Back at dad’s house she gingerly knocked on his door again. By now it was dark and dad was quite agitated. “WHO IS IT?” he yelled with bravado and fear in his voice.

“Dad, it’s me. I brought you FRENCH FRIES!”

There was silence. Then she heard his hand on the chain lock, and the door swung open. She almost handed them over to him, but at the last minute she saw a very real possibility that he would simply grab the fries and slam the door. Ellen was thinking on her feet.

“Hi dad, I brought you some French fries! Let’s go sit at the table and eat them together,” all the while holding them just beyond his grasp. They sat down at the dining room table and ate the deliciously hot, fried, salty bits together in silence. As soon as they finished, she got up from the table and disappeared into her bedroom. She turned off her light and got into bed, being as “quiet as a mouse”. She didn’t want to risk any kind of disruption. Who knows what he would do.

French Fries are the best bribe in the world. Of course they are.

When Ellen was first locked out, she called me – and she also called our older brother. He wasn’t too sympathetic or understanding of the enormity of the situation. He lived back east so her call came in the midst of his own family heading off to bed. By this time he’d had plenty of his own frustrations with our father. All this to say – he wasn’t much help.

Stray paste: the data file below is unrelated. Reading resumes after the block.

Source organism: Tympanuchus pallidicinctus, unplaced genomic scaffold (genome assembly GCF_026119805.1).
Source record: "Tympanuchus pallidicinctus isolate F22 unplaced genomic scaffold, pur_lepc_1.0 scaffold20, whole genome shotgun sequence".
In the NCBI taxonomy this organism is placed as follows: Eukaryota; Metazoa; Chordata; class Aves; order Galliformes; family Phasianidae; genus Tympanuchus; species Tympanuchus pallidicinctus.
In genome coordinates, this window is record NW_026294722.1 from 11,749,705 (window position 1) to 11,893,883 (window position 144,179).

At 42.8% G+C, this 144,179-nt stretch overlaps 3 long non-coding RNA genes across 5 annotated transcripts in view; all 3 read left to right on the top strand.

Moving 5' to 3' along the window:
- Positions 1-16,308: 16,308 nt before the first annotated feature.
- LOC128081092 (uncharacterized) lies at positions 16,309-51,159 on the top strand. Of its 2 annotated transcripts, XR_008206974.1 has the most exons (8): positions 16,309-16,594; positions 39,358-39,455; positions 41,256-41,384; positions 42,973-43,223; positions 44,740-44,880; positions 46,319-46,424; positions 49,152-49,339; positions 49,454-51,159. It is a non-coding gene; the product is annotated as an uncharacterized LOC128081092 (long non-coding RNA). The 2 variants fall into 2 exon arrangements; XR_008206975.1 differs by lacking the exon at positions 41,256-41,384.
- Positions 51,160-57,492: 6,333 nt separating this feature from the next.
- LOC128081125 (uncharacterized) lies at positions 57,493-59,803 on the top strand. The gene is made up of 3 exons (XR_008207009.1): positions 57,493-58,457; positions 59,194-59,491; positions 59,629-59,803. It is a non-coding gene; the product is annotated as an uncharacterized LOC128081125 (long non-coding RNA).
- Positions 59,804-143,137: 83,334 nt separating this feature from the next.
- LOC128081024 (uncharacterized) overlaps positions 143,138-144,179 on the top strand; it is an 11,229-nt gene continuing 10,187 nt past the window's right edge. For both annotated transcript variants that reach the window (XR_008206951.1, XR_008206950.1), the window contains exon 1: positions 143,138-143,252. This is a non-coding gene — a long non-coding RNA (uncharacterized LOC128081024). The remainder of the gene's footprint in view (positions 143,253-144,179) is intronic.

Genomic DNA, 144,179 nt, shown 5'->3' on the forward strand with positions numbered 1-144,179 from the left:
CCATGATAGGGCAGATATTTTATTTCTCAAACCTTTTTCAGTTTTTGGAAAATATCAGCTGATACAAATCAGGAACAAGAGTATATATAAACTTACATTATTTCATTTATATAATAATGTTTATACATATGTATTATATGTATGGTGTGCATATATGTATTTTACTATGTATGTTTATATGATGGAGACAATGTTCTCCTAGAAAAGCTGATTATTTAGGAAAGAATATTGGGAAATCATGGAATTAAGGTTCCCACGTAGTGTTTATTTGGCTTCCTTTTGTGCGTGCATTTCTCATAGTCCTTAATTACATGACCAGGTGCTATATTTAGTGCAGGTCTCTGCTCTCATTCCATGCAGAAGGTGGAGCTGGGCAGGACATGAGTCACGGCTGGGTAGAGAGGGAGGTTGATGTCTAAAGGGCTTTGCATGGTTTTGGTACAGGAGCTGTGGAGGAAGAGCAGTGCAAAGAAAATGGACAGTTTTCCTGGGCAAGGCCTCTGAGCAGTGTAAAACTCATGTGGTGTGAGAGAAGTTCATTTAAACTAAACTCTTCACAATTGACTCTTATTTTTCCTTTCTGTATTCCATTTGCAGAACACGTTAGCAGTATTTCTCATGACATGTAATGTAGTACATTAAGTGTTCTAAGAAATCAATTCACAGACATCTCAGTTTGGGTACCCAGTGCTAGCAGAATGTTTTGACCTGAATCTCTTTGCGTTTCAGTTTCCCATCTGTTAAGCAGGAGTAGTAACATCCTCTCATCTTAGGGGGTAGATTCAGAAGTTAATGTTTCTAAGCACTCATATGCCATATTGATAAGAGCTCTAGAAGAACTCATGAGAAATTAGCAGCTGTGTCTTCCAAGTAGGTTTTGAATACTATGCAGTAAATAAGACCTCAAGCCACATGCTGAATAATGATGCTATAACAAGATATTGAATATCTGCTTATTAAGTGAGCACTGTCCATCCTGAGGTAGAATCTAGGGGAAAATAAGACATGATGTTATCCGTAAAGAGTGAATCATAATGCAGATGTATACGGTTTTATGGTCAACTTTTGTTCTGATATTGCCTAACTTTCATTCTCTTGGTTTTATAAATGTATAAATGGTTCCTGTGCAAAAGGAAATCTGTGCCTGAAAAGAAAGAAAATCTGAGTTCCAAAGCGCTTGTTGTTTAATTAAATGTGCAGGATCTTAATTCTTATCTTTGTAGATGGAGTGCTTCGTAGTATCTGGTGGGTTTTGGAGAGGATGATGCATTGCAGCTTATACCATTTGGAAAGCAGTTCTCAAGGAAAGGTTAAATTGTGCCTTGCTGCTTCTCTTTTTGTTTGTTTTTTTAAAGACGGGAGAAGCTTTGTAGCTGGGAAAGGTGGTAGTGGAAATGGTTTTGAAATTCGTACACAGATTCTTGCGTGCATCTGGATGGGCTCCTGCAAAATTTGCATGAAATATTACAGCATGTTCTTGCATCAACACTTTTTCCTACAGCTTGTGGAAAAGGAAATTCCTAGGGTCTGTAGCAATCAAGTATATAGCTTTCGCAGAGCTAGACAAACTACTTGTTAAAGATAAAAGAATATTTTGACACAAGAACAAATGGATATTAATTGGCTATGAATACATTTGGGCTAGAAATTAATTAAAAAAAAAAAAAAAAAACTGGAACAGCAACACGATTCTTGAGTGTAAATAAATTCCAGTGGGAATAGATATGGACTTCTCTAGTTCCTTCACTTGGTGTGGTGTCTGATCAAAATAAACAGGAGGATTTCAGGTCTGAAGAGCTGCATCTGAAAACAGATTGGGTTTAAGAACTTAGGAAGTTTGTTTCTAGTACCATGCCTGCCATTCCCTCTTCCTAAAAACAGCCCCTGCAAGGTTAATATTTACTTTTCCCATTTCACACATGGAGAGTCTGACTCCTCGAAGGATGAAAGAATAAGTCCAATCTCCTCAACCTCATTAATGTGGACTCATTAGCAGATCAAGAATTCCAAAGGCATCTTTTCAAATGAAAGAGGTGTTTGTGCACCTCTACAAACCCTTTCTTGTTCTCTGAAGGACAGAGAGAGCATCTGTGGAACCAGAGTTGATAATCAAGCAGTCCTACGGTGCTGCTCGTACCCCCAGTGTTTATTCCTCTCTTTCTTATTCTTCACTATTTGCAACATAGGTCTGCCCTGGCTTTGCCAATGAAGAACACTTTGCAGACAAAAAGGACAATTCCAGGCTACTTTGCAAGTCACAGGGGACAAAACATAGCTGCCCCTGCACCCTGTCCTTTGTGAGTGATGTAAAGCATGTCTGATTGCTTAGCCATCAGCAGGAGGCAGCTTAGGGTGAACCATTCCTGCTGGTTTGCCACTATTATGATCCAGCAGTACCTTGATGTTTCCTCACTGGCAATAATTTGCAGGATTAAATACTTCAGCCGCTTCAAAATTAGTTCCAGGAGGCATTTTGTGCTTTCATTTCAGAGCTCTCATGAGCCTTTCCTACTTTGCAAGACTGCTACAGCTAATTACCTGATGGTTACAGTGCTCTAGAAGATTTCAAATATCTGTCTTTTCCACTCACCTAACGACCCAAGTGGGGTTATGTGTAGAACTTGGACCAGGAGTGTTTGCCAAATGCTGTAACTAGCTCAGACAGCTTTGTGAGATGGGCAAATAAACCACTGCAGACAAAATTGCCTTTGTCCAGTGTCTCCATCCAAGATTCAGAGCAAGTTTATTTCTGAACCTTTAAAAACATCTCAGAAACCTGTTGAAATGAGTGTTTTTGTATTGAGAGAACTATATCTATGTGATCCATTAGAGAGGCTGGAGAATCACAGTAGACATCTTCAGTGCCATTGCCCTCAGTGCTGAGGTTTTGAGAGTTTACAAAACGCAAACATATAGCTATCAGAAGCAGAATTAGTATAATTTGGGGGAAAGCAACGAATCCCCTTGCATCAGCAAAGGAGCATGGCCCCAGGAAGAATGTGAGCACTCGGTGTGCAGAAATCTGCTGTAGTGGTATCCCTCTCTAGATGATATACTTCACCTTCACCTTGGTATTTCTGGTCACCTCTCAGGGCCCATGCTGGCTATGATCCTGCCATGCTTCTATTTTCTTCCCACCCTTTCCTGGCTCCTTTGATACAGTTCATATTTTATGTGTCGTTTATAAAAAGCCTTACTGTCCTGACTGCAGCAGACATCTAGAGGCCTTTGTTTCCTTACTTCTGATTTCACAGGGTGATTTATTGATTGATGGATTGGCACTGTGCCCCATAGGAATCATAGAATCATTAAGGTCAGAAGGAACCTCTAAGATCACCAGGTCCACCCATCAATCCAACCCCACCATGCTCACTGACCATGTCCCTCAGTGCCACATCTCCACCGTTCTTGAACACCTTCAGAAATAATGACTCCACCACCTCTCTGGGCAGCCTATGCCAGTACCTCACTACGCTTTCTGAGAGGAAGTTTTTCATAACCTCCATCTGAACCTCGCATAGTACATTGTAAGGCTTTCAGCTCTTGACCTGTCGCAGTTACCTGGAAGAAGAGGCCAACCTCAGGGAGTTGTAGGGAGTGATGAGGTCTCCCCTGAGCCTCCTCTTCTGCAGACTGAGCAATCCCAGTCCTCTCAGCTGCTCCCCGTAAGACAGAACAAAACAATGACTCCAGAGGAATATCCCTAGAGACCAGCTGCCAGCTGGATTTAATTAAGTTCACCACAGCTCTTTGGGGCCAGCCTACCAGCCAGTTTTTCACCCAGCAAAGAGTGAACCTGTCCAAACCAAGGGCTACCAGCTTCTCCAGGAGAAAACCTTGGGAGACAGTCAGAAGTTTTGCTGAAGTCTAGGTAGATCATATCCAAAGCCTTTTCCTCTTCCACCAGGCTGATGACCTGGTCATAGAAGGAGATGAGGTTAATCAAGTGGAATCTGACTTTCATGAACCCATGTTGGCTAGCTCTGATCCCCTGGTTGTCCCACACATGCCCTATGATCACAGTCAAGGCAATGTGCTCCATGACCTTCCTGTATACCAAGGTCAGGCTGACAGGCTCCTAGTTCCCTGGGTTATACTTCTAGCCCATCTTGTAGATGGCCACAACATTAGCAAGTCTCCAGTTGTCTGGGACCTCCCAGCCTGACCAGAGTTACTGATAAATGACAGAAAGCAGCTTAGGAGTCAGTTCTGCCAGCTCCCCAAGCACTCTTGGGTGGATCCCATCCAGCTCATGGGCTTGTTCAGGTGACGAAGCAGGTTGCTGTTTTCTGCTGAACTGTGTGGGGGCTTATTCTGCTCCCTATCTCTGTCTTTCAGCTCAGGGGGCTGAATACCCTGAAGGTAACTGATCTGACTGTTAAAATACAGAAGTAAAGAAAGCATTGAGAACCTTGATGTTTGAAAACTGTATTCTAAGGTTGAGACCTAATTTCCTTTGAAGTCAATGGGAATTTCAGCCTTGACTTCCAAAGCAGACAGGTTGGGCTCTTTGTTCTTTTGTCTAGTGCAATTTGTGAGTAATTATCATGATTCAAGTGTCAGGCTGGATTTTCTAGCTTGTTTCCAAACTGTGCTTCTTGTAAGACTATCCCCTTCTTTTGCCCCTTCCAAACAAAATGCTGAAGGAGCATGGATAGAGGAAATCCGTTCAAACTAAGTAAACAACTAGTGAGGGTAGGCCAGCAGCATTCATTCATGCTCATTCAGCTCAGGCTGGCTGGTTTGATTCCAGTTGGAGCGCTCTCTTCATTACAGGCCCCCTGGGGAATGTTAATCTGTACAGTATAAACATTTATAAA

“Just tell him who you are and tell him to let you in.”

Dad was not someone that responded well to his children telling him what to do, way before dementia had ever raised its unpredictable head.

Some months later…IT HAPPENED TO PAUL! Dad locked him out. And because of dad’s issues with needing to be the alpha-male, he was even more aggressive sounding toward my brother, feeling extremely threatened by some big, male stranger trying to enter his home. Paul COULD NOT believe it. He was really ticked off. He called Ellen, and to her credit, instead of goading him…talking to him the way he’d talked to her, she simply said, “Paul, go get some FRENCH FRIES.”

He did. It worked. I’m telling you, “French Fries”: it works every time.